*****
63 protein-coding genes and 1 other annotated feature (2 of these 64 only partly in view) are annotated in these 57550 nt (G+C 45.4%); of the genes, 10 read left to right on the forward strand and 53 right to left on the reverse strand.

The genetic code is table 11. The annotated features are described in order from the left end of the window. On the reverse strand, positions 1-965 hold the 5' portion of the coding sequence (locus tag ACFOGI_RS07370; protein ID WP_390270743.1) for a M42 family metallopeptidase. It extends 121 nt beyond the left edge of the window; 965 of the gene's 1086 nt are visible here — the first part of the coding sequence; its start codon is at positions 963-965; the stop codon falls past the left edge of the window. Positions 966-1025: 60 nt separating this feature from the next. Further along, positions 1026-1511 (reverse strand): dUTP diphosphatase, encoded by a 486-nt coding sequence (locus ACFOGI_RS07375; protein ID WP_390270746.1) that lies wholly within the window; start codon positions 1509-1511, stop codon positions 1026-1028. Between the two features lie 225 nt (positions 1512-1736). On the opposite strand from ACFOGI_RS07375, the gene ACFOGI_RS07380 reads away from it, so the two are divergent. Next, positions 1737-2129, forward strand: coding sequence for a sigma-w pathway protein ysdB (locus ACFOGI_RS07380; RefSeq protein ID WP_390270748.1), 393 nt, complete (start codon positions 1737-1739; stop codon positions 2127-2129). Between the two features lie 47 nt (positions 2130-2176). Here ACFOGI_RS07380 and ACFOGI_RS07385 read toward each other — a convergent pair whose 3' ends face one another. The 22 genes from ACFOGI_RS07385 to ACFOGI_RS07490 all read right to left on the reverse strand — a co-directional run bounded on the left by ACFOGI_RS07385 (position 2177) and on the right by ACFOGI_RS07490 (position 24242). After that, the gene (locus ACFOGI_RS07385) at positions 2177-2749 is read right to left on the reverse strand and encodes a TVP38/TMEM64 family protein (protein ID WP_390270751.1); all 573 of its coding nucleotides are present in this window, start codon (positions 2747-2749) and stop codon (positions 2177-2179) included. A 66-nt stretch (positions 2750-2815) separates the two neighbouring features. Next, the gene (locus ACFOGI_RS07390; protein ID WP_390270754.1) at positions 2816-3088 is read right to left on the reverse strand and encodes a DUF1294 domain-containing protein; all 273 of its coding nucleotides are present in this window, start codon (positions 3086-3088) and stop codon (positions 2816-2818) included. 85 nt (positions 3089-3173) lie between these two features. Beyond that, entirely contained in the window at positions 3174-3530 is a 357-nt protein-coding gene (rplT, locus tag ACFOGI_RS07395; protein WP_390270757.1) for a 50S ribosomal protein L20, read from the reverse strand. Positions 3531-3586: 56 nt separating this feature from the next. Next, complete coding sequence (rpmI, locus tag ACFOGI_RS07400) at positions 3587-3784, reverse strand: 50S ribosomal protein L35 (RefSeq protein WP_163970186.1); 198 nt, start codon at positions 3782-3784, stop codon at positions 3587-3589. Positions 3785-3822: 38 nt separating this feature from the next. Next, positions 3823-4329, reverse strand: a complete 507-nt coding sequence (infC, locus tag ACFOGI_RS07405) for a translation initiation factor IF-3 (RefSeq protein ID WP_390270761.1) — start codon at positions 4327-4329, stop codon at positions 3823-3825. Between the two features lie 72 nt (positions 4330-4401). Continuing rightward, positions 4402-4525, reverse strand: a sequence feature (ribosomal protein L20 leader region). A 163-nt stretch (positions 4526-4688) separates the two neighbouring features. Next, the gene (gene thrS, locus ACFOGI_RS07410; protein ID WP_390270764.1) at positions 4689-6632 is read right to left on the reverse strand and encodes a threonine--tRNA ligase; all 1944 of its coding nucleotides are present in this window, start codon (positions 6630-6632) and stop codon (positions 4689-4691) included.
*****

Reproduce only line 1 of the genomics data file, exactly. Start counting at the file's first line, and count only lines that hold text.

63 protein-coding genes and 1 other annotated feature (2 of these 64 only partly in view) are annotated in these 57550 nt (G+C 45.4%); of the genes, 10 read left to right on the forward strand and 53 right to left on the reverse strand.